4229 Front Street, Hillcrest
You might call this place Hillcrest’s secret. It’s an old house beside an open field in Hospital Land. All the UCSD nurses and doctors come here to avoid their own cafeterias. Plus, prices are low, subsidized-cafeteria range, so the joint is always run off its feet.
That doesn’t mean it’s not fun and the food ain’t good. It is. Letty’s has been serving coffee and more since the 1940s. It has only a small room inside but plenty of space out on the wooden decks built around the house, with tables, green umbrellas, lots of flowerpots. Interesting food specials change daily to keep those white-coats coming back.
The Bacon Breakfast Burrito is a steal. The Hawaiian Salad with mangoes, pecans, blue cheese, is really good for around $6. So’s the BBQ pork sandwich.
Mainly I come to sit, eavesdrop on ER talk, look across the open field, and have a Hillcrest meal without paying Hillcrest prices.
2953 Beech Street, South Park
It’s not just the patio and the excellent sandwiches — Grant’s Marketplace is special because these are the guys who got this part of town off its backside, made it okay to settle around here with your kids and start bringing all these great turn-of-the-century houses back to life.
When Joe and Kim Grant took what was a crummy corner liquor joint and turned it into a classy grocery-winery-café with seriously good sandwiches, people looked again at this end of South Park.
Sandwiches to try: hot pastrami, Joe’s Favorite (turkey, Gruyère, avo), the Californian (turkey, avo, bacon), and the BLT. All standard fare, but the bread’s great, and the stuffings are generous. Plus, you feel a part of the community; everyone hangs out here.
The one pity? They aren't allowed to let us sip a beer or a glass of wine on their deck. That would mean dropping into the bureaucratic labyrinth for months on end.
1125 Sixth Avenue, Downtown San Diego
There’s something about the way Mark Prendergast and Dave Toth (Mark’s Irish; Dave’s Canadian) have set up this pub that gives it a magical camaraderie; it's a haven for downtown’s lost souls. Regular-hour food prices are a bit high (dishes like shepherd’s pie run $10–$12), but the daily happy hour from 4–8pm offers plenty of cheap options, such as the Canadian staple Poutine (fries, gravy, fresh cheese curd), or sophisticated little numbers like mussels in white wine and garlic sauce, both around five bucks. The Stout Burger’s a beautiful half-pound mess around $8.
The main reason to come is the chat; a lot of these guys and gals make you use your little gray cells. Sports are big, especially hockey. When Stanley Cup season’s on, watch out. The place fills with Canucks, East Europeans, Russians, and East-Coasters.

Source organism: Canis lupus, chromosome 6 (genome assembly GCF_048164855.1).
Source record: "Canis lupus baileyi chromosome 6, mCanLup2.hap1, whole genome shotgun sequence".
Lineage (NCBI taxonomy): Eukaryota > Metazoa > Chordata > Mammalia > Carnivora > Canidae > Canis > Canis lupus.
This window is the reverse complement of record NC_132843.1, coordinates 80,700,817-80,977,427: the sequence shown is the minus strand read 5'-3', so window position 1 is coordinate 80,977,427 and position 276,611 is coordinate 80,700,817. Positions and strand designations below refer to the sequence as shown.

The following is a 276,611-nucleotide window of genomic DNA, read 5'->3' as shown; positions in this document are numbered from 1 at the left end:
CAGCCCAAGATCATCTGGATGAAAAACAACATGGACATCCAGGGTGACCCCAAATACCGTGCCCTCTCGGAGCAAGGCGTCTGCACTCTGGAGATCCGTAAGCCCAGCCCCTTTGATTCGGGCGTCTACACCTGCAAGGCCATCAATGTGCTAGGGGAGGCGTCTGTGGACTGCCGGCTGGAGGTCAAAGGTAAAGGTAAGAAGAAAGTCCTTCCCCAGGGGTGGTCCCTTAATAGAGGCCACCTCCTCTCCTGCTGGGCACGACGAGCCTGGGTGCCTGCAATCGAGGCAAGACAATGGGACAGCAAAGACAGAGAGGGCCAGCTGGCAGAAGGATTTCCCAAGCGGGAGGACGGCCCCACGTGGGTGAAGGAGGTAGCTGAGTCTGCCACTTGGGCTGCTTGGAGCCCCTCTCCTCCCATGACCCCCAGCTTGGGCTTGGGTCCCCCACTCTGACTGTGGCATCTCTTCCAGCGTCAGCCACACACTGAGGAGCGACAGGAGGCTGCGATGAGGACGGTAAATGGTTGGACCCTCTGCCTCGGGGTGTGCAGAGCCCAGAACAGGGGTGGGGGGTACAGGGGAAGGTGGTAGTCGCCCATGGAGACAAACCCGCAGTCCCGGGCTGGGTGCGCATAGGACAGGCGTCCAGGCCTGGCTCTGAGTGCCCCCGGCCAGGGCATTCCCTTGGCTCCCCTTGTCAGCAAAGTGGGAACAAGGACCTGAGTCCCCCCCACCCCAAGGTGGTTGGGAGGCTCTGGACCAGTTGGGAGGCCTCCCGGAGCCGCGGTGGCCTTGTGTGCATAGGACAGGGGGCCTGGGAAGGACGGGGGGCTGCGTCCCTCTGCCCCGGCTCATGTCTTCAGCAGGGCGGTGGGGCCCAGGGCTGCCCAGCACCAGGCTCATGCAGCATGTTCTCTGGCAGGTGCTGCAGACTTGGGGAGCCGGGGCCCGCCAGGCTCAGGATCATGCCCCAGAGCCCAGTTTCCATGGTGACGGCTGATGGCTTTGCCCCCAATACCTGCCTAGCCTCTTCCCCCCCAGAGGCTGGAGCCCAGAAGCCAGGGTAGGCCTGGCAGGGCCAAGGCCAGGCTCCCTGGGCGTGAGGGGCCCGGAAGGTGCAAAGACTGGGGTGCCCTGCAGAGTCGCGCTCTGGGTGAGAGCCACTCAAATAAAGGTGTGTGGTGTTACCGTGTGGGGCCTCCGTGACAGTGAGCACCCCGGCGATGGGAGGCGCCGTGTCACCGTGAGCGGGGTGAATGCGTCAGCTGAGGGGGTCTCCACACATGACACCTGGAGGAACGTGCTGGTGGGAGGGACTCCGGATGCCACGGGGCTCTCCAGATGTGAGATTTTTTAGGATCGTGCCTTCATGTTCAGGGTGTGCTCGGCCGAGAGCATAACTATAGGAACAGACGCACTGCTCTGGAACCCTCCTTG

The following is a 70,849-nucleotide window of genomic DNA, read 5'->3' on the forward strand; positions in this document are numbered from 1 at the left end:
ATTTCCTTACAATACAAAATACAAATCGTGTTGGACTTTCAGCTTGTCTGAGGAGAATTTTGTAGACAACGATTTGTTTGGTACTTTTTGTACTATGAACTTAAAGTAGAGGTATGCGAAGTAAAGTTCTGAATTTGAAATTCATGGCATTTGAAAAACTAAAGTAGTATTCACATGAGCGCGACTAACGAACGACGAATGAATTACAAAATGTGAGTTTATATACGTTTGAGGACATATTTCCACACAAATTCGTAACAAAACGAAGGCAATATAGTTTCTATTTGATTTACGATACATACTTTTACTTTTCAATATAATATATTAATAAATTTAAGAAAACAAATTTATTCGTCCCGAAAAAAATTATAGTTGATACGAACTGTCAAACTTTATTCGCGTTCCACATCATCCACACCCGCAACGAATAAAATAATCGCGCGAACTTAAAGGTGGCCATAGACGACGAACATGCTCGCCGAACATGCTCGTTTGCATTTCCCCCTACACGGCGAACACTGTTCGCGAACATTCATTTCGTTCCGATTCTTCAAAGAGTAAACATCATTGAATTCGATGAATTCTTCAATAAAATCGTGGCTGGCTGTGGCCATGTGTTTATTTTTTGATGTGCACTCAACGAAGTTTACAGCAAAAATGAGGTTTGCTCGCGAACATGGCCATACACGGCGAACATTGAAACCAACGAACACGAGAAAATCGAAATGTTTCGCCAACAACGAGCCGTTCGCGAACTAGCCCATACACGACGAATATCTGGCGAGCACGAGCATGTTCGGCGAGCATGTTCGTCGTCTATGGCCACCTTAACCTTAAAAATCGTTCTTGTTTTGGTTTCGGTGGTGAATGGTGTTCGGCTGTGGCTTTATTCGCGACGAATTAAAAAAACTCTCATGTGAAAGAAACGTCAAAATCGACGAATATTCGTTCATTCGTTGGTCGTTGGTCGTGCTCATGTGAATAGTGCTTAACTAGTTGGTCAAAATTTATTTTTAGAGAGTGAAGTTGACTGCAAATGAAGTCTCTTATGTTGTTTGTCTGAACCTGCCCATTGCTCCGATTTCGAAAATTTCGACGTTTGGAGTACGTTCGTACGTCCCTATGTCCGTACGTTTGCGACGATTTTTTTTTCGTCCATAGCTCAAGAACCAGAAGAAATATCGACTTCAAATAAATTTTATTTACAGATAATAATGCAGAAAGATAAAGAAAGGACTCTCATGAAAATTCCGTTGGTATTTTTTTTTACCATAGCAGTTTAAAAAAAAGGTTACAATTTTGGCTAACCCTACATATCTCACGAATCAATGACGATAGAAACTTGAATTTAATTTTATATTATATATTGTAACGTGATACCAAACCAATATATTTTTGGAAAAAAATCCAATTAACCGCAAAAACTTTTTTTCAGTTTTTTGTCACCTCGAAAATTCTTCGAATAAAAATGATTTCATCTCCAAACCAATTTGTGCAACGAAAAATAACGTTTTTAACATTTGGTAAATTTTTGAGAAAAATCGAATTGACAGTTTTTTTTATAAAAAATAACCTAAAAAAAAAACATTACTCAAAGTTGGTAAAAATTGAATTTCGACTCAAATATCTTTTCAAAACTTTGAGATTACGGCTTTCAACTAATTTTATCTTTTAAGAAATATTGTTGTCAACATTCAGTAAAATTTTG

1548 Quivira Way, Mission Beach
This is the place with signposts such as “Pago Pago, 4942 miles”; “Mustang Ranch, $100 from Vegas”; “Dog Beach, 50 Butt Sniffs” — though it’s really just an ordinary sandwich/snack joint, set up to keep Mission Bay boatyard workers from starving.
What makes it a must-visit is what happens on weekends, when they shift the operation outside. They sell brewskis, really sloppy dogs (try the spicy sausage hotdog), excellent burgers from the palapa, and during the summer, have jammin’ live music from bands like Swamp Critters playing on the grass.
The Tiki Bar is every Friday–Sunday in the afternoon, from 2-6pm. Live music’s usually Sunday afternoons only (and not during winter). It’s a scene. Everybody gathers, catches a brew from the four-sided Tiki Bar, and orders eats from the deli, such as the grilled chicken burger or Ville de Paris salad or the occasional spaghetti dinner (a great value at around a Lincoln).
Sundays, it’s a picnic. You can dance on the grass to the band, and nobody looks stupid. This is where you’ll find that time-warp, knockabout waterfront town we came for in the first place.
He used to drive his own gastro truck around town, cooking up not just Indian but South Indian (some say the real Indian) food that everyone could afford.
Problem was, most people couldn’t find him. So Allen Sem found a place (Spice Court) in Little India where he could set up in the back.
“I am Tamil,” he says, “from Hyderabad, so I know southern Indian cooking. Just like your Southern cooking, it is more flavorful, more exciting than northern Indian food. Nothing is canned. Every sauce I make here.”
For starters, try the dosa. Along with Hyderabadi biryani, it’s one of the go-to southern dishes, a way-big fermented rice crêpe — a crispy golden flute with spicy potato inside — and rich sambar (lentil soup) to dip it in, plus dollops of sauces: green mango, sautéed onions, coconut, green coriander, and if you really want to be daring, a lethal little bowl of red chiles, featuring the ghost chili. Allen says it’s “the world’s hottest chili.”